The very first stage of this year’s Tour de France starts and ends in the German city of Dusseldorf. It’s a flat 13 km time trial through the city streets, mostly along the banks of the Rhine and therefore wonderfully flat. You can follow a similar route on a guided bike tour of the city, or meander your own way through the Old and New Towns. The parks and tree-lined promenade by the riverside are particularly pretty, and a great way to ease yourself into cycling, especially if you’re not terribly fit.

Liège

Stage 2 of the Tour de France is a long distance stage: 203 km from Dusseldorf across the border to Liège in Belgium. There are two short climbs along the way, and you’ll see a great deal of western Germany’s countryside as you cycle.

Though this section of the route is not overly arduous, you will be spending a lot of hours in the saddle. It’s essential you wear the right shorts or tights to avoid chafing. Jack Wolfskin’s Gravity Flex Tights are stretchy and breathable, and importantly are also waterproof — helpful for the unpredictable weather in Northern Europe!

When you arrive into Liège, don’t be deceived by the first industrial appearances. Climb the Montagne de Bueren steps for a rewarding city view, and treat yourself to a well-earned beer at the top.

Troyes

Cycling and drinking wine may not always go together, but there are few things more pleasurable in life than biking through French vineyards. The organisers of the Tour de France know that well, and so Stage 7 runs 213 km through the vineyards of Burgundy from Troyes to Nuits-Saint-Georges. Champagne and Rosé des Riceys are just two of the local specialities: you can also keep your energy levels up with Troyes andouillette, Chaource cheese, and Prunelle de Troyes, a particularly potent prune-based liquor.

Bergerac

Competitors in the Tour de France take a much-needed rest day in the Dordogne before starting on Stage 10, the 178 km leg from Perigueux to Bergerac. The terrain here is a little hillier, but the rewards for visitors are ample: the famous cave paintings of Lascaux, truffles and foie gras for the foodies, and the attractions of Bergerac.

Bergerac’s Old Town looks as if it was made for tourism. The timber framed houses are medieval, there are lively markets in the squares, and you can wander along the bank of the Dordogne River down to the historic quay.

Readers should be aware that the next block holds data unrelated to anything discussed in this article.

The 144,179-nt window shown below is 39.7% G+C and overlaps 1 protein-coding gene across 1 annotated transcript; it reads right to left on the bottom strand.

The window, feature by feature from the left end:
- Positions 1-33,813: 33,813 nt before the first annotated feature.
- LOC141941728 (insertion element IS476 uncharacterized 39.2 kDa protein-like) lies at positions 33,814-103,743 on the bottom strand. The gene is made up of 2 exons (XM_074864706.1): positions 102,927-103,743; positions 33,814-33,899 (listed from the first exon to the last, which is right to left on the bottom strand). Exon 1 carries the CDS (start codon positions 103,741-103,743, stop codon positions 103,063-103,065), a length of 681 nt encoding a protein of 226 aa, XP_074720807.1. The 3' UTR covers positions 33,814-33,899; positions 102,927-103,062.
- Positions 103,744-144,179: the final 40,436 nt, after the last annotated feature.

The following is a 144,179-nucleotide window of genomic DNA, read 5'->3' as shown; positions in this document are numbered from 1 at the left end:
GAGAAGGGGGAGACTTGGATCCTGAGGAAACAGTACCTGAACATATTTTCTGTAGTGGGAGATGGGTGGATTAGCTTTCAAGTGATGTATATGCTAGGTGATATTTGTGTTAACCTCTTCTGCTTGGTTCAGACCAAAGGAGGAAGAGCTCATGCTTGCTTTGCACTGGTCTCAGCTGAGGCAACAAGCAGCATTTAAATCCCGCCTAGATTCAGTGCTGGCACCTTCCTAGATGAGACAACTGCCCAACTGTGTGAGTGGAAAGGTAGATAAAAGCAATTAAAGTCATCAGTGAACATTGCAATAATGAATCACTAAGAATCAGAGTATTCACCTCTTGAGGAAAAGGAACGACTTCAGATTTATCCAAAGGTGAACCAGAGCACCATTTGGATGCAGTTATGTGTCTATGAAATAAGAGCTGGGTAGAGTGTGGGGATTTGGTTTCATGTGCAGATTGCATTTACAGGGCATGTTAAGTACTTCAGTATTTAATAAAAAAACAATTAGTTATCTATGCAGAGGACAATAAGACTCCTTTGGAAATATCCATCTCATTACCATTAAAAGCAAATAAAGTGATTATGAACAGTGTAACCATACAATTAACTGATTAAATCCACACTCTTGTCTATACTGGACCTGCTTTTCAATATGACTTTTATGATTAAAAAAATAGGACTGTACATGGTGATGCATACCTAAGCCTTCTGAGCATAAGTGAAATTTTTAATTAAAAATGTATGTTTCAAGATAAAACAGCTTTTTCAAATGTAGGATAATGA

Rodez

By the time you reach Stage 14 (182 km), you’ll need to raise your game. The hills here might look photogenic, but as they rise higher and higher, your legs will start to burn.

Be grateful that you’re on a modern, lightweight bicycle. The first time that British riders competed in the Tour de France was in 1955, and their equipment and clothing looked very different indeed. The Wearwell Cycle Company, who sponsored riders in that first British team, have relaunched their collection in 2017, combining a hint of 1950s vintage style with the latest materials and designs. You can look the part whilst riding in complete comfort.

When you do get to Rodez at the end of the stage, inevitably you’ll be exhausted. Once you’ve recovered, do allow some time for sightseeing, however. Rodez’s cathedral is a masterpiece of gothic architecture; there’s an excellent circular walking tour around the Old Town; and the local park, Domaine de Combelles, covers 300 acres.

Road Trip through Ukraine

Ukraine, the country famous for banning Hollywood Steven Seagal from visiting, is opening up to tourism with visa-free travel. Add to that direct flights from the UK and the fact that it is still remarkably good value for money, this is as good a time as any to visit. We suggest you get behind the wheel or a hire car or indeed to hop on a train.

Lviv

Situated in the far west of the country, just 50 miles from the Polish border, Lviv was known as Lemburg when it was part of the Austro-Hungarian Empire from 1772 to WW1. That’s reflected in its quaint cobbled streets, proliferation of churches and architecture reminiscent of those other Hapsburg cities like Vienna and Budapest. Of course it also has trams, trolley buses and coffee houses. Indeed they say that the first coffee shop in Vienna was opened by an Ukrainian from Lviv in 1686.

It’s a pleasant place to wander round, with street musicians on every corner, and the Market Square in the old town is lined with renaissance houses. The elaborate Lviv Opera House still stages productions of opera and ballet and imposing Cathedrals beckon you inside. My visit coincides with National Embroidered Blouse Day so everyone is sporting one, men and women alike.

Outside the old town, the 18th-century Lychakiv Cemetery has ornate tombs, chapels and shrines plus a special section dedicated to those who are still being killed in the armed struggle on Ukraine’s Eastern borders. Most Ukrainians I speak to believe that it’s Russian mischief making and can’t understand why their former ally is making trouble. Central and Western Ukraine show no signs of the war, so travellers shouldn’t be alarmed.

Carpathian Mountains

The Carpathians form an arc running roughly 1000 miles across Central and Eastern Europe, making them the second-longest mountain range in Europe. They occupy the South West of Ukraine, separating the country from Romania, with the highest peak, Mount Hoverla, reaching over 2000m. Life carries on here much as it’s done for centuries and during the Soviet period was left almost untouched. Even guerrillas fighting their Russian oppressors stayed holed up here for years.

British Airways cabin crew on strike for 16 days

Yet another British Airways Cabin crew strike will take place from July 1 to 16 July thanks to long-running pay dispute.